Property maintenance: Are landlords responsible for smoke and carbon monoxide detectors?

Written by Amanda Mears

June 14, 2019

One property maintenance question we hear often is, “Who is responsible for making sure smoke alarms and carbon monoxide detectors are installed and up to code?”

The short answer is, well…both. Landlords are legally required to install smoke detectors in almost every state and carbon monoxide detectors are mandatory for residential properties in 26 states.

After installing, it’s always a good idea to include an addendum to your lease agreement that explicitly states working alarms have been installed. This will protect you from any legal liabilities in the future.

Here’s where the tenants come in: Your lease should also state that tenants are responsible for maintaining the alarms. That means changing batteries and not tampering with them.

Smoke alarms

Smoke detectors: annoying when they go off in the middle of the night, crucial if there’s an emergency. Smoke alarms are legally required by almost every state and for a good reason. According to FEMA, house fires kill approximately 3,000 and injure approximately 20,000 people each year. The risk of dying in a home fire is cut in half in homes with working smoke alarms.

FEMA cautions all homeowners to make sure they purchase a smoke detector that can detect two types of fires- one for fast-burning flames and one for smoldering flames. What’s the difference?

Types of smoke detectors:

Ionization Smoke Detectors are best at detecting the small particles typical of fast, flaming fires but in our tests, all tested poorly for detecting smoky, smoldering fires. Ionization units are prone to false alarms from burnt food and steam, so don’t mount them near a kitchen or bathroom.

Photoelectric Smoke Detectors are best at detecting the large particles typical of smoky, smoldering fires but poor at detecting fast, flaming fires. Photoelectric units are less prone to false alarms from burnt food and steam, so you can install them safely around the kitchen or bathroom.

Dual-Sensor Smoke Detectors combine ionization and photoelectric technology to save you the hassle of installing two separate smoke detectors.

Approval guidelines

Additionally, smoke alarms must meet a certain set of requirements to be approved for multi-family and single-family rental units. In order to be approved, the device must:

  1. Display the date of manufacture on the device
  2. Provide a place on the device where the date of installation can be written
  3. Incorporate a hush feature
  4. Incorporate an end-of-life feature that provides notice that the device needs to be replaced; and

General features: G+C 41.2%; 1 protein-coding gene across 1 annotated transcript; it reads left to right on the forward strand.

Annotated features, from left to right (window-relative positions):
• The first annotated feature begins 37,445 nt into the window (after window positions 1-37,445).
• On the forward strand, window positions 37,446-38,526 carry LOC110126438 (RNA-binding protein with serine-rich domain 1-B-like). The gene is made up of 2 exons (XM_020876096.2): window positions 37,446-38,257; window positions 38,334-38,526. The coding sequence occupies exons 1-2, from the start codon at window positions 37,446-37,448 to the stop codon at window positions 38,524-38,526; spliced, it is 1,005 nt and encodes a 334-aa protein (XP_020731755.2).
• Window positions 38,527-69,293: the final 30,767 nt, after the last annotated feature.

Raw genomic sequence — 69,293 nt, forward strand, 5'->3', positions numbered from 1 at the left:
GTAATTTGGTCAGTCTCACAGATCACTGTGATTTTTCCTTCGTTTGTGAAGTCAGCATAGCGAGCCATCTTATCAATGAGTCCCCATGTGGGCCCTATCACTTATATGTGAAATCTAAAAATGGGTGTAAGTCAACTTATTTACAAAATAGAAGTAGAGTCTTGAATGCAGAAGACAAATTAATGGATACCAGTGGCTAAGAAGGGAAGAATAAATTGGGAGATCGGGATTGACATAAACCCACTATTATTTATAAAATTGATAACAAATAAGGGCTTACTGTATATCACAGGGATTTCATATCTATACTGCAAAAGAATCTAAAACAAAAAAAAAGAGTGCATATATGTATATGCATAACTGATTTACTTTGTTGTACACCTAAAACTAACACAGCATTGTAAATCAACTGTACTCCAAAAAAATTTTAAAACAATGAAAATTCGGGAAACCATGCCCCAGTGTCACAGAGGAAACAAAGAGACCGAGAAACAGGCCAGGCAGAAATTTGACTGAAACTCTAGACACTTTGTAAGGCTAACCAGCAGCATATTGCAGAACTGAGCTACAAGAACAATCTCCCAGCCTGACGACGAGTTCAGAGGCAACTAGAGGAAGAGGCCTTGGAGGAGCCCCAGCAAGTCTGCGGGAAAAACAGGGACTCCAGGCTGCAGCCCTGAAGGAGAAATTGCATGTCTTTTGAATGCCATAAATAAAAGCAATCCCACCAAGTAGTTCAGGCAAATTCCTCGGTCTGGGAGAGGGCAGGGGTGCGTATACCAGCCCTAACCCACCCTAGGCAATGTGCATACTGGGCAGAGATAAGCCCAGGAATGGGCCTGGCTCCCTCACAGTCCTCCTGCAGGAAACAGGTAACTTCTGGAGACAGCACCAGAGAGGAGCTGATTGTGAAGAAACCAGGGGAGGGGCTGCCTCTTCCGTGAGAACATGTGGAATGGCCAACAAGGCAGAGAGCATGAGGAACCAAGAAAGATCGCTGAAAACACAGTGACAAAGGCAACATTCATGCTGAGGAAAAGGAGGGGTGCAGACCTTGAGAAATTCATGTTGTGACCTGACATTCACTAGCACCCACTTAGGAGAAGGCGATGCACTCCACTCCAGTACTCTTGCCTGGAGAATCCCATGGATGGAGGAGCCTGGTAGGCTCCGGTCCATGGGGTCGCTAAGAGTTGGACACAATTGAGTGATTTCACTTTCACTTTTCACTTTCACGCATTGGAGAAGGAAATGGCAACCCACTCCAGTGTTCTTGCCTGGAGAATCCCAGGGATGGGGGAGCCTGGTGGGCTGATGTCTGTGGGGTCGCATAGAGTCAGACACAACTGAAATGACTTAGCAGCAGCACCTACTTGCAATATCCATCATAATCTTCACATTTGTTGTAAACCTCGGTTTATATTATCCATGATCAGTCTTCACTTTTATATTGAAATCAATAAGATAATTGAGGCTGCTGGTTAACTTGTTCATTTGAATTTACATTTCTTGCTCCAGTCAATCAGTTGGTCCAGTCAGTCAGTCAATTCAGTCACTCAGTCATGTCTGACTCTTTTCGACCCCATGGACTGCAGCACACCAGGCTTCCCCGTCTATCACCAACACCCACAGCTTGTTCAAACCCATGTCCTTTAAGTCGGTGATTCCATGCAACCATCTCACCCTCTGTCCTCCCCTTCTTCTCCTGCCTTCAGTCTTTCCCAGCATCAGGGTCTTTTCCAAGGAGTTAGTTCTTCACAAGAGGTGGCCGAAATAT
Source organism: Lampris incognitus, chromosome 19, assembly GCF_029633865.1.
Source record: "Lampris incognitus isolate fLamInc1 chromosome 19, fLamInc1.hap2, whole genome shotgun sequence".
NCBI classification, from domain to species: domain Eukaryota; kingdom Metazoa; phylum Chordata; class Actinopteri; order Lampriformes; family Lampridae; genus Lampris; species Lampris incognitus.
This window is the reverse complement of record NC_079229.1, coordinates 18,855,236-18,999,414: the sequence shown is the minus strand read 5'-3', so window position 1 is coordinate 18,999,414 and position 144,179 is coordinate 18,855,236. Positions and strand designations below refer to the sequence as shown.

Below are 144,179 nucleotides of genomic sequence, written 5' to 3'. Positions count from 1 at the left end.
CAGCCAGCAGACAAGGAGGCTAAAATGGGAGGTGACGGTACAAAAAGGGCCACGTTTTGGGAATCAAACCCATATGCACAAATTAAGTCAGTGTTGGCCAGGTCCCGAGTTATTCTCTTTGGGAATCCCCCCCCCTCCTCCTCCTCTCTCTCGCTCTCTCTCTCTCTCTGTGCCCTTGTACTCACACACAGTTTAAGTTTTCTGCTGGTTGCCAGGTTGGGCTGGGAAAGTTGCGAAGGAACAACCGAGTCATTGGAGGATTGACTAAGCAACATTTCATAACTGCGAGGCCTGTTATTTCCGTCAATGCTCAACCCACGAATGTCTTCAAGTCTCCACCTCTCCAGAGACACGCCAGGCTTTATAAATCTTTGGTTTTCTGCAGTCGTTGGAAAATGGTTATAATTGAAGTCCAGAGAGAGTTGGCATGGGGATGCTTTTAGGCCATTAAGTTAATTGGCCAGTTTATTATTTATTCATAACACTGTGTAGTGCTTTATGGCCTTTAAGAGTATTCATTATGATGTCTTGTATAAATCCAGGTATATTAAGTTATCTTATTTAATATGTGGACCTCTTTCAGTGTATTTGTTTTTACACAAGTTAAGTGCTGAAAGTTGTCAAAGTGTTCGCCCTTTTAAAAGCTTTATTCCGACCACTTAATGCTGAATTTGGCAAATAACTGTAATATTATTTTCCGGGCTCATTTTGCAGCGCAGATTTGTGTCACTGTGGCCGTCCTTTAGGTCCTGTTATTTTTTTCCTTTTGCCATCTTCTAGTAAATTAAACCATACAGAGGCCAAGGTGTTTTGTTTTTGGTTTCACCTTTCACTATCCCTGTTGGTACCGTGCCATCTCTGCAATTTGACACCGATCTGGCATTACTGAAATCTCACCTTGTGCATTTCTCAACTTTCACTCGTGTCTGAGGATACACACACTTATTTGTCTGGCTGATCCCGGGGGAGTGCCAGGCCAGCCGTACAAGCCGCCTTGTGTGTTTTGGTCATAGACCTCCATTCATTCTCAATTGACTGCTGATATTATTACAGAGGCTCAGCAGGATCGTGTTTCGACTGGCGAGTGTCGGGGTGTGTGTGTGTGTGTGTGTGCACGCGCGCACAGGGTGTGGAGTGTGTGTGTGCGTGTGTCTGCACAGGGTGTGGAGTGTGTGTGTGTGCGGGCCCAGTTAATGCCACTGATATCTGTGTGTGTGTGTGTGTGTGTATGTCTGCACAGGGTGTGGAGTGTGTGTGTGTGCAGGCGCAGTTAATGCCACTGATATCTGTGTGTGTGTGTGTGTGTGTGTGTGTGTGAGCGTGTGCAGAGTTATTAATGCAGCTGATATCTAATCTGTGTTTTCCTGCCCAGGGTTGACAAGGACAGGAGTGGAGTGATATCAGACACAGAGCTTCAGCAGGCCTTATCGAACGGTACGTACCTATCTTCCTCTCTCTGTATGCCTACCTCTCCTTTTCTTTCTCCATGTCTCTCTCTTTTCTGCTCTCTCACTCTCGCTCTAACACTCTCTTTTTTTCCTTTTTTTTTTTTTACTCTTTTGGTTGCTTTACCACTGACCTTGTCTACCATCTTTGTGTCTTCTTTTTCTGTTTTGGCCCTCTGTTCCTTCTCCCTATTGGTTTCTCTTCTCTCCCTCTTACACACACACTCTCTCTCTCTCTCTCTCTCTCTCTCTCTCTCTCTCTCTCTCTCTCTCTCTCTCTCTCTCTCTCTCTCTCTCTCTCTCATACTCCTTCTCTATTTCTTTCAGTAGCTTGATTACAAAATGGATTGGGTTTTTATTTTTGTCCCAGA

5. Contain a non-replaceable, non-removable battery that is capable of powering the smoke alarm for a minimum of 10 years (this last requirement applies only if the device is battery operated).

In January 2016, a new law went into effect that requires owners of residential rental units to update smoke alarms to comply with current standards. You are not allowed to rent out your unit until you’ve ensured that all devices meet the code. That means that even if you think you’re good, you should probably double-check and update all devices next time you have a tenant move out.

Smoke alarms have a service life of 10 years, and they must be replaced when that time elapses.

Carbon monoxide detectors

Carbon monoxide poisoning occurs when gas fumes are trapped in a small space and inhaled in large quantities into the lungs. The most common symptoms of CO poisoning are a headache, dizziness, weakness, upset stomach, vomiting, chest pain, and confusion. Because the symptoms often feel similar to the flu, people often die from carbon monoxide poisoning before even realizing what’s going on.

While not required by law in some states, carbon monoxide detectors are a smart addition to any rental with fuel-burning appliances such as a furnace, water heater, range, cooktop, or grill.

Even those living in all-electric homes should seriously consider installing carbon monoxide detectors as part of routine property maintenance, since CO can seep into the house from an attached garage or if a backup generator is used too close to your living quarters in the event of a power outage. If something that costs as little as $35 can save lives, why not do it? Plus, many smoke alarms now include a carbon monoxide detector. This one is highly rated by consumers and fire chiefs alike and can be installed with minimum effort.

1 Comment
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    Needing to know my tenants rights to have had a fire, without a working fire alarm, nor carbon monoxide detectors. And being asked to vacate my premises on a three day nuisance order.


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